Running Trails, Eating Plants, and Sharing What I Pick up Along the Way

Running Trails, Eating Plants, and Sharing What I Pick up Along the Way

Monday, September 1, 2014

005 Running Irresponsibly

In strictly running terms, the past two weeks has been dreadful for me. I've not been able to get any sort of mileage in. As soon as I think I'm taking a turn for the better, the Achilles begins to act up again. Currently, I'm in day three of strictly no running. I'm disciplining myself in the worst way. As a coach, this is how I treat athletes who break some terrible rules.

The time off has found me (re)exploring the beautiful town of Santa Barbara. I've also had a lot of time to read. Currently, I'm reading a book about diet, a book about coaching, and, you guessed it, a book about running. I love having the opportunity to learn new ideas from experts in these fields; some of their ideas I'm adopting into my own life, and others I'm throwing away as soon as my eyes pass over the words on the page. 

Today's post comes from thoughts I'm developing from combining reading and the exploration of Santa Barbara. I'm looking into local races in the future, reading about the great trail runs that are so close, I'm seeing beautiful photos like the ones on Scott Jurek's Instagram, and I'm seeing race updates from iRunFar. I want in on this ultrarunning thing. 

Nothing in my background indicates that I'll be super successful at it. In high school I was an all state sprinter, and my time running in college saw me go no further than half a mile on the track. Not once did I complete an 8k (our standard distance) race in my lone season of cross country. But I still want to do it. 

Am I being irresponsible? I have somewhat of a "gift" in running shorter distances of 5k's and 10k's. I tend to place towards the top of my age group in local races, so why would I "waste" what I have to go on and try something that, on paper, doesn't look like it'll work out?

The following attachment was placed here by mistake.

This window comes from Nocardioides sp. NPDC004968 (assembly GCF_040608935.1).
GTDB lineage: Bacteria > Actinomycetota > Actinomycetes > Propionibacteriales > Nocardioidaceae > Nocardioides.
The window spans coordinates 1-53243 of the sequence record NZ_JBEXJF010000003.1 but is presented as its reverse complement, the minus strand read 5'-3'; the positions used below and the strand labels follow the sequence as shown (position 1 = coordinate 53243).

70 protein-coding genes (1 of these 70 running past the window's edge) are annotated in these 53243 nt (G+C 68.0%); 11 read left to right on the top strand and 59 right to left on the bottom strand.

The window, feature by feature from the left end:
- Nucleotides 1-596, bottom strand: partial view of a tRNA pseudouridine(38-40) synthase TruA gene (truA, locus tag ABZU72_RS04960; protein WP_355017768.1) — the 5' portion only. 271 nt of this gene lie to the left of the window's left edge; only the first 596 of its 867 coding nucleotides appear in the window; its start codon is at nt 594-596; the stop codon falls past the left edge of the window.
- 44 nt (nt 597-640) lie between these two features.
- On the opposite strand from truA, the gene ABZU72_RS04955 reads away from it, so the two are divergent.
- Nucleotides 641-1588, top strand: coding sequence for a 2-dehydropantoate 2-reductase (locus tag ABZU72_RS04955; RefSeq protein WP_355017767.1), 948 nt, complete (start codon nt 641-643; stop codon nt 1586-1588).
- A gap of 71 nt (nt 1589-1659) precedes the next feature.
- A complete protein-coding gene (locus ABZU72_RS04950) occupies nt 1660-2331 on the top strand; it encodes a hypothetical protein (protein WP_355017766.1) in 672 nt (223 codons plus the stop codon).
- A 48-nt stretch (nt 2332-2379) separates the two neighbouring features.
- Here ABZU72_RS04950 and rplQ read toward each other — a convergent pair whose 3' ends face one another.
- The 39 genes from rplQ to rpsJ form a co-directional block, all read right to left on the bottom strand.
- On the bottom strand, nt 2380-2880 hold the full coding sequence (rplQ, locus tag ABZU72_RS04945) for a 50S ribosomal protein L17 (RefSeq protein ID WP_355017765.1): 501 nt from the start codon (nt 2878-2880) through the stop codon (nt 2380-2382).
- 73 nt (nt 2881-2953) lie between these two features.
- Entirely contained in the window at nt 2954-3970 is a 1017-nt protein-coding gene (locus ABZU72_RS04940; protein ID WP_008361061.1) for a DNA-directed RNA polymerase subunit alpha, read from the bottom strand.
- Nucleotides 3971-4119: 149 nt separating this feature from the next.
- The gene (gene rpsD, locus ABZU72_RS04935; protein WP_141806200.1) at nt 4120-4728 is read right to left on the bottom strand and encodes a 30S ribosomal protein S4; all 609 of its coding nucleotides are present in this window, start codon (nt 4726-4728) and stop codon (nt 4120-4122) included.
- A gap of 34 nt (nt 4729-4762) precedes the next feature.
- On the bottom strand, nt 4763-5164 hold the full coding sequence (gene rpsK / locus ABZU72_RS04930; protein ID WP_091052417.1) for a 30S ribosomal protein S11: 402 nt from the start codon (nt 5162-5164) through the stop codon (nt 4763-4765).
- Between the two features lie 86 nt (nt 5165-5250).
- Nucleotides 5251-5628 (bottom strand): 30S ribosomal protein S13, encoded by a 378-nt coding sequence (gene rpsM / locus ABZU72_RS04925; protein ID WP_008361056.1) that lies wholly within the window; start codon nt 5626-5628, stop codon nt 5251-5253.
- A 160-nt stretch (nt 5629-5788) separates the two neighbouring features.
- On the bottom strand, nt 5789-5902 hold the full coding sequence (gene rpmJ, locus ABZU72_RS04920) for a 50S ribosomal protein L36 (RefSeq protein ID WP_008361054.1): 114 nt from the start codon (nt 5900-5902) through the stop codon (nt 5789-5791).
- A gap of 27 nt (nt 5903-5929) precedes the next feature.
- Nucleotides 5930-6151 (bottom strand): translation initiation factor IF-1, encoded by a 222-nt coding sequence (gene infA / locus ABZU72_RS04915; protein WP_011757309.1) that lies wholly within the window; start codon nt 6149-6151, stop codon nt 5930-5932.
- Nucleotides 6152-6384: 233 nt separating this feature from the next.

I do have a history of making decisions that don't make sense on paper, and finding that they were great decisions. I moved abroad for 10 weeks with a group of people I hadn't met before; I moved to Santa Barbara (the first time), enrolled in a school I couldn't afford, and joined the track team after not competing for two years. My last two moves (the current one included) I signed a lease without having a job or much money saved up. So, it's a thing I do. I take dumb chances, and they always end up going great for me. 

Do I make the dumb chance to begin ultra running once I'm back from this Achilles injury? I was 5ish weeks into my twelve week training plan for a half marathon in October. Now, I'm not sure I want to do it because I'm missing so much time. I know I won't be at my best, and If I don't hit my goal, I'd be bummed. 

I'm not set on one way or the other. This fascination with ultrarunning could wear off before I'm even able to put foot to pavement (or trail) again. But the idea of it sure is exciting.

What are your thoughts on choosing which race distance to train for? I suppose that this ties in with my post from a few weeks ago. Do you make your choice on what to train for because you're good at it? Because you can win races? Because it's a challenge? To be social? Or because, on paper, it's not realistic? 

I'd love to hear your thoughts.

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